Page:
The old adage “all politics is local” seems to apply less often than ever. But it may make a comeback in gubernatorial races this year, as a few states that don’t have much swing at the national level have highly competitive races on their hands.
— Even as the number of “crossover” districts in Congress has shrunk, governor’s races have always been a little more independent from national politics. At this point, though, most states we think of as Democratic have Democratic governors, the Republican ones have Republican governors, and the swing states, appropriately, have a mix — with a GOP advantage after the 2010 wave election.
— 2014 could scramble the map, though. In addition to a number of highly competitive battleground state campaigns, some of the most likely governorships to change parties this year are in non-traditional locations. Long-unpopular Illinois Gov. Pat Quinn (D), for example, trails in his own party’s polling against Bruce Rauner (R). Quinn’s made comebacks before, but he’s also never faced an opponent as formidable as Rauner. Meanwhile, Connecticut Gov. Dannel Malloy (D) is locked in a tight rematch with Tom Foley (R) — again, according to Democrats’ own polling.
— But Democrats also have good opportunities in a few red states. There hasn’t been a public, live-caller survey in Kansas yet, but almost every robopoll in the past few months has shown state Rep. Paul Davis (D) leading controversial Gov. Sam Brownback (R). And in Georgia, nagging ethics stories continue to weigh down Gov. Nathan Deal (R) in a tough race versus Jimmy Carter‘s grandson, state Sen. Jason Carter (D).
Just a few years back, Democrats held the governorships of Wyoming and Oklahoma, and Republicans held five of six states in New England. We’re not expecting anything quite that dramatic in 2014, but the governor’s map could move back in that direction.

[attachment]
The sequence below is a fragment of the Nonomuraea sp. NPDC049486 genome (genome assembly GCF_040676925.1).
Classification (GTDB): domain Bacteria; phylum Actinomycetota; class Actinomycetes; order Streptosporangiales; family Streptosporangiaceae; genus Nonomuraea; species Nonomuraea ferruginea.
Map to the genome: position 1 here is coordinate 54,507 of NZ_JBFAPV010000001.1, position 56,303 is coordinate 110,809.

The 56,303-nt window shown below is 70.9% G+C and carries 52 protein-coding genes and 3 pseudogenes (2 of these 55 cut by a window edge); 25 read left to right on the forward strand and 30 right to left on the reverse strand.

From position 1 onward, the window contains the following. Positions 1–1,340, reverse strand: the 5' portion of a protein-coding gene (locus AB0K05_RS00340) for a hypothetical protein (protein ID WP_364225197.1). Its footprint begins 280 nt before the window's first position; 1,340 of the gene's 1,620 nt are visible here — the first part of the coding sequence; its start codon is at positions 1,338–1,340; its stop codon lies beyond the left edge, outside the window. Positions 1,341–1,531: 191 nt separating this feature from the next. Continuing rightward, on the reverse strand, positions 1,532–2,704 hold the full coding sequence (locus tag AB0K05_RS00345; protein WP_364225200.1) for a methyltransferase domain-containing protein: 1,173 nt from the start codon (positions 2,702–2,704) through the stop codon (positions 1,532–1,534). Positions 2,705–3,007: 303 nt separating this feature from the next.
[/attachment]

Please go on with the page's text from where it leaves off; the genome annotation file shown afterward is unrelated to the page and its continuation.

— Scott Bland
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As the Russia investigation heats up, "the role of Marc E. Kasowitz, the president’s longtime New York lawyer, will be significantly reduced. Mr. Trump liked Mr. Kasowitz’s blunt, aggressive style, but he was not a natural fit in the delicate, politically charged criminal investigation. The veteran Washington defense lawyer John Dowd will take the lead in representing Mr. Trump for the Russia inquiry."
President Trump's attorneys are "actively compiling a list of Mueller’s alleged potential conflicts of interest, which they say could serve as a way to stymie his work." They plan to argued that Mueller is going outside the scope of his investigation, in inquiring into Trump's finances. They're also playing small ball, highlighting "donations to Democrats by some of" Mueller's team, and "an allegation that Mueller and Trump National Golf Club in Northern Virginia had a dispute over membership fees when Mueller resigned as a member in 2011." Trump is said to be incensed that Mueller may see his tax returns, and has been asking about his power to pardon his family members.
In addition to ties between Russia and the Trump campaign, Robert Mueller's team is also "examining a broad range of transactions involving Trump’s businesses as well as those of his associates, according to a person familiar with the probe. FBI investigators and others are looking at Russian purchases of apartments in Trump buildings, Trump’s involvement in a controversial SoHo development in New York with Russian associates, the 2013 Miss Universe pageant in Moscow, and Trump’s sale of a Florida mansion to a Russian oligarch in 2008, the person said. The investigation also has absorbed a money-laundering probe begun by federal prosecutors in New York into Trump’s former campaign chairman Paul Manafort."
Special Counsel Robert Mueller's team is "is examining a broad range of transactions involving Trump’s businesses as well as those of his associates", including "Russian purchases of apartments in Trump buildings, Trump’s involvement in a controversial SoHo development with Russian associates, the 2013 Miss Universe pageant in Moscow and Trump’s sale of a Florida mansion to a Russian oligarch in 2008."
"A Senate bill to gut Obamacare would increase the number of uninsured people by 32 million and double premiums on Obamacare's exchanges by 2026, according to an analysis from the nonpartisan Congressional Budget Office. The analysis is of a bill that passed Congress in 2015 that would repeal Obamacare's taxes and some of the mandates. Republicans intend to leave Obamacare in place for two years while a replacement is crafted and implemented."